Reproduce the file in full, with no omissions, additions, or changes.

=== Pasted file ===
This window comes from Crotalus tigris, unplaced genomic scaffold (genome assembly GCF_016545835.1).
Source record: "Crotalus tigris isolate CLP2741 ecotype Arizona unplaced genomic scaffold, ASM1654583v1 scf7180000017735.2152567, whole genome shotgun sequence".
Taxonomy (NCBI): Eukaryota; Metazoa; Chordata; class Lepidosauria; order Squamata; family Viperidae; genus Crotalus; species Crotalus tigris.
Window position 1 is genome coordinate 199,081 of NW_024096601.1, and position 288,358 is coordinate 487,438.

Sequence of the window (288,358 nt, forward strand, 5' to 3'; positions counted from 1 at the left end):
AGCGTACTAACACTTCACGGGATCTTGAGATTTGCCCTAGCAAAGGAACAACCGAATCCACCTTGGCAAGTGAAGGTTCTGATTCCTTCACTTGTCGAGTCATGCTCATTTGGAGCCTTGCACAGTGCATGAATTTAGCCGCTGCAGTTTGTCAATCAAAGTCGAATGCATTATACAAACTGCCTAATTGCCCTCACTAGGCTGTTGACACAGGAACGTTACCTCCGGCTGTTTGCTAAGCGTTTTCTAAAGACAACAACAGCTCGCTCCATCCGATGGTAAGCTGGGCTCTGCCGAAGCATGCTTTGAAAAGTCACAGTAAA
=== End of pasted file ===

This window comes from Crotalus tigris, unplaced genomic scaffold (genome assembly GCF_016545835.1).
Source record: "Crotalus tigris isolate CLP2741 ecotype Arizona unplaced genomic scaffold, ASM1654583v1 scf7180000017735.2152567, whole genome shotgun sequence".
Taxonomy (NCBI): Eukaryota; Metazoa; Chordata; class Lepidosauria; order Squamata; family Viperidae; genus Crotalus; species Crotalus tigris.
Window position 1 is genome coordinate 199,081 of NW_024096601.1, and position 288,358 is coordinate 487,438.

Sequence of the window (288,358 nt, forward strand, 5' to 3'; positions counted from 1 at the left end):
AGCGTACTAACACTTCACGGGATCTTGAGATTTGCCCTAGCAAAGGAACAACCGAATCCACCTTGGCAAGTGAAGGTTCTGATTCCTTCACTTGTCGAGTCATGCTCATTTGGAGCCTTGCACAGTGCATGAATTTAGCCGCTGCAGTTTGTCAATCAAAGTCGAATGCATTATACAAACTGCCTAATTGCCCTCACTAGGCTGTTGACACAGGAACGTTACCTCCGGCTGTTTGCTAAGCGTTTTCTAAAGACAACAACAGCTCGCTCCATCCGATGGTAAGCTGGGCTCTGCCGAAGCATGCTTTGAAAAGTCACAGTAAA